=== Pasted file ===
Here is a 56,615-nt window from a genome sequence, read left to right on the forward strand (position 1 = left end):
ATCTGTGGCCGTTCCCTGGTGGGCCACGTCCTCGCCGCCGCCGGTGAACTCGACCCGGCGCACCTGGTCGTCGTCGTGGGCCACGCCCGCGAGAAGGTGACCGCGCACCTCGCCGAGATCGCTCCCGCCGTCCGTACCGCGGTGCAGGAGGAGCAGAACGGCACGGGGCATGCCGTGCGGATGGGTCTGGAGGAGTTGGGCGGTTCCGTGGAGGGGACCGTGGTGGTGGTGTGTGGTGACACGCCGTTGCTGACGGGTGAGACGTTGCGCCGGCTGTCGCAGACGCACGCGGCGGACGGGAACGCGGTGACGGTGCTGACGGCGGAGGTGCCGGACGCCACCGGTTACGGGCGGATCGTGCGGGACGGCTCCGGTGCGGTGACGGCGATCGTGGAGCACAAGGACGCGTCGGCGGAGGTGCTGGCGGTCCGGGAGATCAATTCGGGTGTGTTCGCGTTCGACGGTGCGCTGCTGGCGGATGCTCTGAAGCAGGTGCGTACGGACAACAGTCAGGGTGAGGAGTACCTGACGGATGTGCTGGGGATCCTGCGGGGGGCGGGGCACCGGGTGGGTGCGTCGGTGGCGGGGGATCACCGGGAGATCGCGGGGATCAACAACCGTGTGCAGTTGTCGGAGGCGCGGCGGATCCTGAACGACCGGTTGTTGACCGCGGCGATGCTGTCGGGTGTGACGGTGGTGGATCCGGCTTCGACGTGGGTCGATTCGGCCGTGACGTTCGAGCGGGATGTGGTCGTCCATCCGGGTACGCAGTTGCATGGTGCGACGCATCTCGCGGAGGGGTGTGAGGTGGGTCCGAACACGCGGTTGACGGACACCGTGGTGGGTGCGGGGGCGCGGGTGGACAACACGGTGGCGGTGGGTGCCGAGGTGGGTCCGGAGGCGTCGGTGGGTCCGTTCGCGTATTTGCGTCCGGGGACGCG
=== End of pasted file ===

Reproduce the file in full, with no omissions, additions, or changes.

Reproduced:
Here is a 56,615-nt window from a genome sequence, read left to right on the forward strand (position 1 = left end):
ATCTGTGGCCGTTCCCTGGTGGGCCACGTCCTCGCCGCCGCCGGTGAACTCGACCCGGCGCACCTGGTCGTCGTCGTGGGCCACGCCCGCGAGAAGGTGACCGCGCACCTCGCCGAGATCGCTCCCGCCGTCCGTACCGCGGTGCAGGAGGAGCAGAACGGCACGGGGCATGCCGTGCGGATGGGTCTGGAGGAGTTGGGCGGTTCCGTGGAGGGGACCGTGGTGGTGGTGTGTGGTGACACGCCGTTGCTGACGGGTGAGACGTTGCGCCGGCTGTCGCAGACGCACGCGGCGGACGGGAACGCGGTGACGGTGCTGACGGCGGAGGTGCCGGACGCCACCGGTTACGGGCGGATCGTGCGGGACGGCTCCGGTGCGGTGACGGCGATCGTGGAGCACAAGGACGCGTCGGCGGAGGTGCTGGCGGTCCGGGAGATCAATTCGGGTGTGTTCGCGTTCGACGGTGCGCTGCTGGCGGATGCTCTGAAGCAGGTGCGTACGGACAACAGTCAGGGTGAGGAGTACCTGACGGATGTGCTGGGGATCCTGCGGGGGGCGGGGCACCGGGTGGGTGCGTCGGTGGCGGGGGATCACCGGGAGATCGCGGGGATCAACAACCGTGTGCAGTTGTCGGAGGCGCGGCGGATCCTGAACGACCGGTTGTTGACCGCGGCGATGCTGTCGGGTGTGACGGTGGTGGATCCGGCTTCGACGTGGGTCGATTCGGCCGTGACGTTCGAGCGGGATGTGGTCGTCCATCCGGGTACGCAGTTGCATGGTGCGACGCATCTCGCGGAGGGGTGTGAGGTGGGTCCGAACACGCGGTTGACGGACACCGTGGTGGGTGCGGGGGCGCGGGTGGACAACACGGTGGCGGTGGGTGCCGAGGTGGGTCCGGAGGCGTCGGTGGGTCCGTTCGCGTATTTGCGTCCGGGGACGCG